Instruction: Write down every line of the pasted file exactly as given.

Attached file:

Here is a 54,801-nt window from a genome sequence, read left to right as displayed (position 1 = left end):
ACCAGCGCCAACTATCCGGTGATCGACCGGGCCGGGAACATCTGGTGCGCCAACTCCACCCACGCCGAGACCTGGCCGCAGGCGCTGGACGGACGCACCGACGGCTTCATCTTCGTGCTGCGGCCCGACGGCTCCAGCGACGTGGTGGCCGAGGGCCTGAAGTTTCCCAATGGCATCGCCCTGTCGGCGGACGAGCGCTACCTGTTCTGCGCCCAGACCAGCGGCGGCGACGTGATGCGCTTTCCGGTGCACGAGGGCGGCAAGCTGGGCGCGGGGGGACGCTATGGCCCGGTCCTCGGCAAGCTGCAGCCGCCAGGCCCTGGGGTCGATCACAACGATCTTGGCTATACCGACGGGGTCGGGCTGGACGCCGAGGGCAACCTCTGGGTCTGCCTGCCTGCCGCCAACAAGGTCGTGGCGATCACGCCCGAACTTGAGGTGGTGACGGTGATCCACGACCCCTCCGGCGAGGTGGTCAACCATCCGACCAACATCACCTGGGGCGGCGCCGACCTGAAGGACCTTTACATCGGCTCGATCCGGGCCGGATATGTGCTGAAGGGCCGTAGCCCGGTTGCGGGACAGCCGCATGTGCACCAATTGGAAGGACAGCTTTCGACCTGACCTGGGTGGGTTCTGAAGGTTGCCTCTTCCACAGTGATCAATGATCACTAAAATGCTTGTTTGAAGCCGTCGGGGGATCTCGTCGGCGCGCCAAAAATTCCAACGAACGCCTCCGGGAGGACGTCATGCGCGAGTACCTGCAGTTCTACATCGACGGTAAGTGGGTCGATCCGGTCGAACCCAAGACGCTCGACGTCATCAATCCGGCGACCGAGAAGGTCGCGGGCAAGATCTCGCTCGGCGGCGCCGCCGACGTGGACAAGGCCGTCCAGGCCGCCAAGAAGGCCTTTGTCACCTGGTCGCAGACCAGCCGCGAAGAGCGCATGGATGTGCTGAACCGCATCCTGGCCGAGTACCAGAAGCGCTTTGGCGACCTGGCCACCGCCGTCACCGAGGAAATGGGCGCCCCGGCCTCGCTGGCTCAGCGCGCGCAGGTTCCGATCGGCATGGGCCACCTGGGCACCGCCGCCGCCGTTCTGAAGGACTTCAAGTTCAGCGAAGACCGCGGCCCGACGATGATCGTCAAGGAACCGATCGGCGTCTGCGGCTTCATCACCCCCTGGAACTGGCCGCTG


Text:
Here is a 54,801-nt window from a genome sequence, read left to right as displayed (position 1 = left end):
ACCAGCGCCAACTATCCGGTGATCGACCGGGCCGGGAACATCTGGTGCGCCAACTCCACCCACGCCGAGACCTGGCCGCAGGCGCTGGACGGACGCACCGACGGCTTCATCTTCGTGCTGCGGCCCGACGGCTCCAGCGACGTGGTGGCCGAGGGCCTGAAGTTTCCCAATGGCATCGCCCTGTCGGCGGACGAGCGCTACCTGTTCTGCGCCCAGACCAGCGGCGGCGACGTGATGCGCTTTCCGGTGCACGAGGGCGGCAAGCTGGGCGCGGGGGGACGCTATGGCCCGGTCCTCGGCAAGCTGCAGCCGCCAGGCCCTGGGGTCGATCACAACGATCTTGGCTATACCGACGGGGTCGGGCTGGACGCCGAGGGCAACCTCTGGGTCTGCCTGCCTGCCGCCAACAAGGTCGTGGCGATCACGCCCGAACTTGAGGTGGTGACGGTGATCCACGACCCCTCCGGCGAGGTGGTCAACCATCCGACCAACATCACCTGGGGCGGCGCCGACCTGAAGGACCTTTACATCGGCTCGATCCGGGCCGGATATGTGCTGAAGGGCCGTAGCCCGGTTGCGGGACAGCCGCATGTGCACCAATTGGAAGGACAGCTTTCGACCTGACCTGGGTGGGTTCTGAAGGTTGCCTCTTCCACAGTGATCAATGATCACTAAAATGCTTGTTTGAAGCCGTCGGGGGATCTCGTCGGCGCGCCAAAAATTCCAACGAACGCCTCCGGGAGGACGTCATGCGCGAGTACCTGCAGTTCTACATCGACGGTAAGTGGGTCGATCCGGTCGAACCCAAGACGCTCGACGTCATCAATCCGGCGACCGAGAAGGTCGCGGGCAAGATCTCGCTCGGCGGCGCCGCCGACGTGGACAAGGCCGTCCAGGCCGCCAAGAAGGCCTTTGTCACCTGGTCGCAGACCAGCCGCGAAGAGCGCATGGATGTGCTGAACCGCATCCTGGCCGAGTACCAGAAGCGCTTTGGCGACCTGGCCACCGCCGTCACCGAGGAAATGGGCGCCCCGGCCTCGCTGGCTCAGCGCGCGCAGGTTCCGATCGGCATGGGCCACCTGGGCACCGCCGCCGCCGTTCTGAAGGACTTCAAGTTCAGCGAAGACCGCGGCCCGACGATGATCGTCAAGGAACCGATCGGCGTCTGCGGCTTCATCACCCCCTGGAACTGGCCGCTG